Community project, space for artistic creation and instruction, for the promotion of popular culture and the preservation of the environment, garden, orchard and even a library. All this and more is the Patio de Pelegrín, a place that for 20 years has been a point of confluence and growth for the residents of Puerta de Golpe, in Pinewood of the riverand also for the many visitors who have come to this unique site since its foundation.
Born two decades ago, in 2002, in the municipality of Consolación del Sur in Pinar del Río, the patio is the result of the motivation and efforts of the artist, instructor and promoter Mario Pelegrín, who, in turn, was inspired by the Vista Hermosa farm in his maternal grandfather Eliseo Pozo. Mario himself tells that his grandfather founded, without knowing it, a project in which nature and people were the protagonists, and from that experience he started to devise this space.
It was a festival dedicated to San José, patron saint of the town, which marked the origin of this non-profit community socio-cultural project, in which Pelegrín is the soul and coordinator, the spark plug that has infected many others to keep a place alive. Despite the shortcomings and chronic difficulties of the Island, the impact of time and also, in recent years, the pandemic. The latter imposed an unusual silence, but Pelegrín and his fellow travelers hope to recover all the activity of yesteryear.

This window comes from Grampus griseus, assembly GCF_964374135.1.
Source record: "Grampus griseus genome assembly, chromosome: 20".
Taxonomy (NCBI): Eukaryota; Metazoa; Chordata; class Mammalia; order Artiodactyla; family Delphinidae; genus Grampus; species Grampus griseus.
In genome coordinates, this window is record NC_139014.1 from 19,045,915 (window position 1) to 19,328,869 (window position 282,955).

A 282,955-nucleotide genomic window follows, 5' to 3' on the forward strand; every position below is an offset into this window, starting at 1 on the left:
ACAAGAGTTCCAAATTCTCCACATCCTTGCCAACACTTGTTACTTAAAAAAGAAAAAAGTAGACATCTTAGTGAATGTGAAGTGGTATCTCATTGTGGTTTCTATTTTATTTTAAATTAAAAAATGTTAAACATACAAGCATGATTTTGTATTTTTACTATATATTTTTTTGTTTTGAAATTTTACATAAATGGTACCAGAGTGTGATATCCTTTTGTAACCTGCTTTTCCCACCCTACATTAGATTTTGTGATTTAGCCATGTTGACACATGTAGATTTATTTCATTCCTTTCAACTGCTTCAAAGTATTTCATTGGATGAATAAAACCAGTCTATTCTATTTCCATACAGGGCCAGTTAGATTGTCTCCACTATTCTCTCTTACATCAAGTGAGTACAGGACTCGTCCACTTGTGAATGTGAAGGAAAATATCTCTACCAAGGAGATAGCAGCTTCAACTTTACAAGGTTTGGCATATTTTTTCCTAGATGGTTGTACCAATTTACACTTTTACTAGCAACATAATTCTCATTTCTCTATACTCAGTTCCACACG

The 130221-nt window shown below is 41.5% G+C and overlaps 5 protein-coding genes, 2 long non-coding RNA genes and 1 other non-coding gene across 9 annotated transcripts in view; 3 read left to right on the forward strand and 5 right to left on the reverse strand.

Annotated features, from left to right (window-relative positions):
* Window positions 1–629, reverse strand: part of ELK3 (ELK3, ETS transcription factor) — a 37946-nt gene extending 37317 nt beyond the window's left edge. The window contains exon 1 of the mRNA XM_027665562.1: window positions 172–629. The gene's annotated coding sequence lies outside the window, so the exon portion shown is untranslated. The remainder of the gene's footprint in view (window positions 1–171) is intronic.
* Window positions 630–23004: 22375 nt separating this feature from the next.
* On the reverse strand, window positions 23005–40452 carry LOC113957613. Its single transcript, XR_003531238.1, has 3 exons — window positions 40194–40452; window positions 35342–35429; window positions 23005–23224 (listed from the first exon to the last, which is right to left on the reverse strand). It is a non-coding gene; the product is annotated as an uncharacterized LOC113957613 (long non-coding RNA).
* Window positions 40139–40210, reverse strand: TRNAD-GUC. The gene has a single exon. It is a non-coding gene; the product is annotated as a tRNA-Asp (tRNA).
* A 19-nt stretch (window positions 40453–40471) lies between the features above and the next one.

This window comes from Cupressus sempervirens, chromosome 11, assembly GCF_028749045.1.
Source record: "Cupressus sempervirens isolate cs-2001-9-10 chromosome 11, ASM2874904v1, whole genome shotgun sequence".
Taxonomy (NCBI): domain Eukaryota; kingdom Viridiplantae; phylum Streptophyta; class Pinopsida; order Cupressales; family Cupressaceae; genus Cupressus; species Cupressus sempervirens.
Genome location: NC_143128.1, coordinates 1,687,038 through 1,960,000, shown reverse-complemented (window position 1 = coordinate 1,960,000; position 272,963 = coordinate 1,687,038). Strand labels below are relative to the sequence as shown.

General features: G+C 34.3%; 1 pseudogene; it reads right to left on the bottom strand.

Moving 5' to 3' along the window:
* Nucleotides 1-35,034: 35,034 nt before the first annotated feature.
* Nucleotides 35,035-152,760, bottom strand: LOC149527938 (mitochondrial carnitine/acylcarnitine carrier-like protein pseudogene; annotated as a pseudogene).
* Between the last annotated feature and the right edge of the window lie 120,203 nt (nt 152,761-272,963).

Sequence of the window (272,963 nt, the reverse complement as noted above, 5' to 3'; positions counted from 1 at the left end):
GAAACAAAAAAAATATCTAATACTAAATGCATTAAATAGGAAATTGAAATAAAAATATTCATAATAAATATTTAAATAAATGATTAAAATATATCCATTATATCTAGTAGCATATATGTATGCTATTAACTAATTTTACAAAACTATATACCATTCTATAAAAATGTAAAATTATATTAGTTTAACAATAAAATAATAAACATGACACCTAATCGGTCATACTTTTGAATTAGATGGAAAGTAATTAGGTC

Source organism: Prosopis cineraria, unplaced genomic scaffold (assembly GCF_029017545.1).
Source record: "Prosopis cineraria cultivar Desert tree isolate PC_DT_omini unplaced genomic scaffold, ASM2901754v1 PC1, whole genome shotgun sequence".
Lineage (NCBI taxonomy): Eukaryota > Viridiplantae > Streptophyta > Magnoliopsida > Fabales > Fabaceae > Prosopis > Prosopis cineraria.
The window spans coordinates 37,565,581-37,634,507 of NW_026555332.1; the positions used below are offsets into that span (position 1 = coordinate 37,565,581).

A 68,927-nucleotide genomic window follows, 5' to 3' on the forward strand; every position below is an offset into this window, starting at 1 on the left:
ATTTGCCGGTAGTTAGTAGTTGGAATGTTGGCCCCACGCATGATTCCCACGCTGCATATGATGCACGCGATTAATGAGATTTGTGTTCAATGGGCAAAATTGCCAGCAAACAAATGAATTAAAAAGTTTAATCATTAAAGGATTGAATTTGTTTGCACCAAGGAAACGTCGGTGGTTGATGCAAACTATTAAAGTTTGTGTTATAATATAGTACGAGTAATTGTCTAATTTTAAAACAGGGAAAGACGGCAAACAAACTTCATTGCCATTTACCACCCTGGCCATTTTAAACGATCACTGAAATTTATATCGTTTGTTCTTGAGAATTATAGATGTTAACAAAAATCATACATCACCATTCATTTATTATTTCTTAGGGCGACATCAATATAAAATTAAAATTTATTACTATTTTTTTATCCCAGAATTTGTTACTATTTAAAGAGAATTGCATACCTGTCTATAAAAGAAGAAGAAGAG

Courses and workshops for children, youth and older adults, exhibitions, singing and other cultural activities have been part of its life since its creation, which also has a cafe, a ceramics workshop, a mini rustic museum, a library —the only public one in Puerta de Golpe, which honors the Spanish poet Miguel Hernández with his name— and an organic garden, where vegetables, fruits, root vegetables, medicinal plants are grown, which has the category of Excellence for its variety and quality. , and has its natural consumers in the inhabitants of the area.
For its work, the Patio de Pelegrín has received awards such as the National Award for Community Culture, the Living Memory Award, the Elena Gil Ibero-American Award and three awards from De Donde Crece La Palma, and has been visited by international delegations and solidarity movements like the Pastors for Peace group. But what is fundamental for Pelegrín is what it has offered and represents for its countrymen, for a small town that has a place for learning and recreation in its patio, to grow personally and preserve the local culture.
Our photojournalist Otmaro Rodríguez recently arrived there, and left us a graphic testimony of a site that is determined to recover after the pandemic and to continue contributing to the well-being of its community.